Many of Thursday’s papers focus on plans for what the Daily Mail calls “the world’s first tax on sugary and salty food”. The Mail suggests the proposed levy would add 9p on the price of a Mars Bar and 87p on a box of Frosties.

The Daily Telegraph calculates people’s annual shopping bill would go up by £172.

The Food Foundation charity tells the Daily Mirror that using the tax’s revenues to give another million children free school meals would help tackle what it calls the “astoundingly high levels of child food insecurity.”

But the Food and Drink Federation warns in the Financial Times that the taxes would “impact families who are already struggling”.

The Sun dubs it a “nanny state tax” suggesting the daily calories saved would equal half a digestive biscuit.

Fruit and vegetables

Online, the Independent says that the world’s largest food company, Unilever, is to put carbon footprint labels on its products. The firm, which makes PG Tips, Marmite and Magnum ice creams, will bring in the packaging in the UK next year.

After examining the details of the government’s green transport plan, the Telegraph points out that new taxes on motoring and flying are likely to be introduced. The AA suggests the Treasury would need to recoup £765 per car per year in lost fuel duty when electric vehicles become more widespread.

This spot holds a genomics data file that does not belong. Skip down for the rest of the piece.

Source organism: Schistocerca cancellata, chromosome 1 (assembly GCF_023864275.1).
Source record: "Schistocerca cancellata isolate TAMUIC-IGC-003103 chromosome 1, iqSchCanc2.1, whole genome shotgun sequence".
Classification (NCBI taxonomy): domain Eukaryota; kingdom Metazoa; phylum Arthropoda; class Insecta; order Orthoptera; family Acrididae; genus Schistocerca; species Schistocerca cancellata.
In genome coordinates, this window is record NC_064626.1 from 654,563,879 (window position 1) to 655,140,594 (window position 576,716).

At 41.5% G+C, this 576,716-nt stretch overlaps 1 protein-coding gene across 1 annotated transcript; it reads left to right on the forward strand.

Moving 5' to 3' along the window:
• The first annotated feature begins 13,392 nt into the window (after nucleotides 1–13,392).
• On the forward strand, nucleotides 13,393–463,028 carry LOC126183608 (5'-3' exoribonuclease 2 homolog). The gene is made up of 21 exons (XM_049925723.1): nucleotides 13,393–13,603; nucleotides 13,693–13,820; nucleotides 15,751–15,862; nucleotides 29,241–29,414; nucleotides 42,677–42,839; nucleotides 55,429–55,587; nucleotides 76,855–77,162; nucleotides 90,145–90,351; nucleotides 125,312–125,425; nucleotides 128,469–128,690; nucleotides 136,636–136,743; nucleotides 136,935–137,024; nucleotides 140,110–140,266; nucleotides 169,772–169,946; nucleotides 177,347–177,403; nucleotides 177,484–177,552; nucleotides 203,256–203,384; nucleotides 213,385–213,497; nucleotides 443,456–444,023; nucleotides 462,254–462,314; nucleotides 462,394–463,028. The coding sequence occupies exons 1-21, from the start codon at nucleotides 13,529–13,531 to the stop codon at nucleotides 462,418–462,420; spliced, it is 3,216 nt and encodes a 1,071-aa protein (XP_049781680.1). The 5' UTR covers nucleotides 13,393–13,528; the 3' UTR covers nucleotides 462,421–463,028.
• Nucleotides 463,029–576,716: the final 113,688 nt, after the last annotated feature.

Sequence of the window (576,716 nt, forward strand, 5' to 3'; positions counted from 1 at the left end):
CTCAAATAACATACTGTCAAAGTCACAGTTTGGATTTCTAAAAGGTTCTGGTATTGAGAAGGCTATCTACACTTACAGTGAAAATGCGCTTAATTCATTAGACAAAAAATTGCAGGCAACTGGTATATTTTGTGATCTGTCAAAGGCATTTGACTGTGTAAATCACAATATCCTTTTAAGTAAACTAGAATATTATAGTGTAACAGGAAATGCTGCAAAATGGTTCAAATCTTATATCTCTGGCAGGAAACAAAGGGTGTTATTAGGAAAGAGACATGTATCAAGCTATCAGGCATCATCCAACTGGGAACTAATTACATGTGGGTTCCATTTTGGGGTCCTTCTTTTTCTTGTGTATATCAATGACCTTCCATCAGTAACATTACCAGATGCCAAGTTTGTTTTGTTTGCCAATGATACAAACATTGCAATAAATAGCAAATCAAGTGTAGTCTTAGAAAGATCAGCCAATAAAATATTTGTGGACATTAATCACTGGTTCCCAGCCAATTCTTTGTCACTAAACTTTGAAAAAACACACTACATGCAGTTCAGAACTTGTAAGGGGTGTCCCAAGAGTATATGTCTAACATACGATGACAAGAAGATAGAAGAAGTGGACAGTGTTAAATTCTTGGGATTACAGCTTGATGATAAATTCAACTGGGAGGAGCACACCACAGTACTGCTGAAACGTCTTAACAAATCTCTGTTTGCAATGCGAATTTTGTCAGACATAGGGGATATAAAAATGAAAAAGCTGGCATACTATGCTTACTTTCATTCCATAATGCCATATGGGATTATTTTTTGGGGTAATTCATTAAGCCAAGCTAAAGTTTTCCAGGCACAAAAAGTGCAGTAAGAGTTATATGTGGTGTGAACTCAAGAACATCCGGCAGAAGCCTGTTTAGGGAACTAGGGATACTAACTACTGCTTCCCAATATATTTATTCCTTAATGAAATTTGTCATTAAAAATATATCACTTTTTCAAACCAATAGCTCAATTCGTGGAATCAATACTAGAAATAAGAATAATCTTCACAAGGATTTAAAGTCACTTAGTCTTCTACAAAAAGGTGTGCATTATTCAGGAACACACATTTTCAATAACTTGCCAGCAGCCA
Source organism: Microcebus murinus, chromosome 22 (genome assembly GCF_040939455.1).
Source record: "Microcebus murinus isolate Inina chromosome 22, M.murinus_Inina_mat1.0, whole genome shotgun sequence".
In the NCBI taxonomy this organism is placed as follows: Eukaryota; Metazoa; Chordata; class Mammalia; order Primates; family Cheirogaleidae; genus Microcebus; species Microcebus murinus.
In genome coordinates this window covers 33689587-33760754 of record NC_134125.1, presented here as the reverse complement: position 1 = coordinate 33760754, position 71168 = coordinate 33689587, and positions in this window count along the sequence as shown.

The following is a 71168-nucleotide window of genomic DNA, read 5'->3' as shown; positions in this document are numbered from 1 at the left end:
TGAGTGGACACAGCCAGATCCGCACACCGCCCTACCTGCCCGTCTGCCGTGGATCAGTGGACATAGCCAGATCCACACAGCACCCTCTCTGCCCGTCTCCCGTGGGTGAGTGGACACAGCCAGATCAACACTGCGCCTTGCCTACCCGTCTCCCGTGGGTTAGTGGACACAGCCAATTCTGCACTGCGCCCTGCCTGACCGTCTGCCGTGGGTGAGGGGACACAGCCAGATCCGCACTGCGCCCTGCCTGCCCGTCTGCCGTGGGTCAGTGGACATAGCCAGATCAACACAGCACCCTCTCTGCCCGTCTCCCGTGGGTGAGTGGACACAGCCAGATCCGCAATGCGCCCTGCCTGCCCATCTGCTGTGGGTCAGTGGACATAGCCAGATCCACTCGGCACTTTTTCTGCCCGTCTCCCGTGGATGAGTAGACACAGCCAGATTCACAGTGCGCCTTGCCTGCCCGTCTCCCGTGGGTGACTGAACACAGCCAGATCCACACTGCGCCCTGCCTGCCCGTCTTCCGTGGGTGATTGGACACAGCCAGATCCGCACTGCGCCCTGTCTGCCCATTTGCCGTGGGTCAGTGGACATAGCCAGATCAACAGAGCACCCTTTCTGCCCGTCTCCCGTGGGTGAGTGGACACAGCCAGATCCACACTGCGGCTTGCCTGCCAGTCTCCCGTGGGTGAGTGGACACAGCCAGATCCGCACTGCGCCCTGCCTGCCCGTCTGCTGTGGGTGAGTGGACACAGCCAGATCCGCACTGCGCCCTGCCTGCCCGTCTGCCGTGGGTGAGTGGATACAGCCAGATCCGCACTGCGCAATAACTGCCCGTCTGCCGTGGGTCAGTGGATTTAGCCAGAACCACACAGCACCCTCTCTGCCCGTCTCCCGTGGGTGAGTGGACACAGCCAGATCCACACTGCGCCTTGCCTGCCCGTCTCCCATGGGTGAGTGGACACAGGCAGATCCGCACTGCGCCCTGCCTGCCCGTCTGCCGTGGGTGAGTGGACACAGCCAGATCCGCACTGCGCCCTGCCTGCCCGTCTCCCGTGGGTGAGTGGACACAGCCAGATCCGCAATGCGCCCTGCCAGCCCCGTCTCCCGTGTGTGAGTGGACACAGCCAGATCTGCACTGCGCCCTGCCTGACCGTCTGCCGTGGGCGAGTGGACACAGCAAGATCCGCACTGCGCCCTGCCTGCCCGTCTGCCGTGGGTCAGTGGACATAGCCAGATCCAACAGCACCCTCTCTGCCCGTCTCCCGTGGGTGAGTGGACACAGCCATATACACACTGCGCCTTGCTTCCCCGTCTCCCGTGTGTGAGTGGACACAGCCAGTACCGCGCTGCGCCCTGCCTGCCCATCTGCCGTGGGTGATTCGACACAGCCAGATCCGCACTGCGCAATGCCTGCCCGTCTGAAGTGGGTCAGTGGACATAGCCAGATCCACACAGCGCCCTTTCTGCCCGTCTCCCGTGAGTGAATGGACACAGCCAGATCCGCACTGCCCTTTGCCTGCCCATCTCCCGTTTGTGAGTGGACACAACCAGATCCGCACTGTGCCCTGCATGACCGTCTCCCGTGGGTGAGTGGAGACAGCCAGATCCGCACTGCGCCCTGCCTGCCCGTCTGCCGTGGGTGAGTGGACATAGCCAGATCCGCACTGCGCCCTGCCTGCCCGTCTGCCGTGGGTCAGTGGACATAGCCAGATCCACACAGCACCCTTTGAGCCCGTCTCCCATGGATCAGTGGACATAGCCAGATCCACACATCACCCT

The Times reports on what it describes as the “business backlash” to the government’s latest Covid guidance. The expectation that face masks should still be worn in shops and at work – plus the retention of table service – has been criticised as a “real mess” and giving off “mixed messages”.

The British Dental Association tells the i it is awaiting advice but fears it will not get the mandatory requirements healthcare wants.

The Mirror dubs it “mask chaos” – saying the plan to ditch face coverings on transport was in “tatters” after six regional mayors said they would be compulsory in their areas.

The Financial Times highlights staff shortages created by self isolating workers – suggesting some firms have lost a fifth of their workers. The manufacturing body, Make UK, says it is affecting production.

According to the Times, plans to make NHS England’s contact tracing app less sensitive to cut the mass isolations has been put back until 16 August.

The Mail, meanwhile, says Whitehall staff are being spared self-isolation under a pilot scheme.

Red line

The Guardian looks at the latest research confirming the Amazon rainforest is now emitting more carbon dioxide than it is able to absorb. Most of the emissions come from fires, it says, started deliberately to clear areas for agriculture.

The i reports that what it calls the “PM’s Brexit jet” has flown only once in its promotional role in the past five months. The paper says since being repainted at a cost of £900,000, it is mainly used to refuel RAF fighter planes. The government blames the pandemic for its reduced service.

And according to the Telegraph, as more people return to their offices, a third of workers say they want to ditch formal dress codes. A survey of 600 adults suggests half would prefer smart-casual clothes and a tenth shorts and flip flops.

Source: BBC